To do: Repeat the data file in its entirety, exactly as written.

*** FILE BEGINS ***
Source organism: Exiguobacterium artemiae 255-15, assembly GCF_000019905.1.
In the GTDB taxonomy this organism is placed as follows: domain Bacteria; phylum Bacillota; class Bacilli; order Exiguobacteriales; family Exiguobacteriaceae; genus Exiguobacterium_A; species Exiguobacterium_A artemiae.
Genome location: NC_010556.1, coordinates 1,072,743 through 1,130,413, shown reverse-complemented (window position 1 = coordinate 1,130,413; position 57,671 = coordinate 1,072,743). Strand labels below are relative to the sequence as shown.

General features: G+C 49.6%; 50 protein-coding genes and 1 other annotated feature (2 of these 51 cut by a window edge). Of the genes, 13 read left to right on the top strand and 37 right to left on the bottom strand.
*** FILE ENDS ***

Source organism: Exiguobacterium artemiae 255-15, assembly GCF_000019905.1.
In the GTDB taxonomy this organism is placed as follows: domain Bacteria; phylum Bacillota; class Bacilli; order Exiguobacteriales; family Exiguobacteriaceae; genus Exiguobacterium_A; species Exiguobacterium_A artemiae.
Genome location: NC_010556.1, coordinates 1,072,743 through 1,130,413, shown reverse-complemented (window position 1 = coordinate 1,130,413; position 57,671 = coordinate 1,072,743). Strand labels below are relative to the sequence as shown.

General features: G+C 49.6%; 50 protein-coding genes and 1 other annotated feature (2 of these 51 cut by a window edge). Of the genes, 13 read left to right on the top strand and 37 right to left on the bottom strand.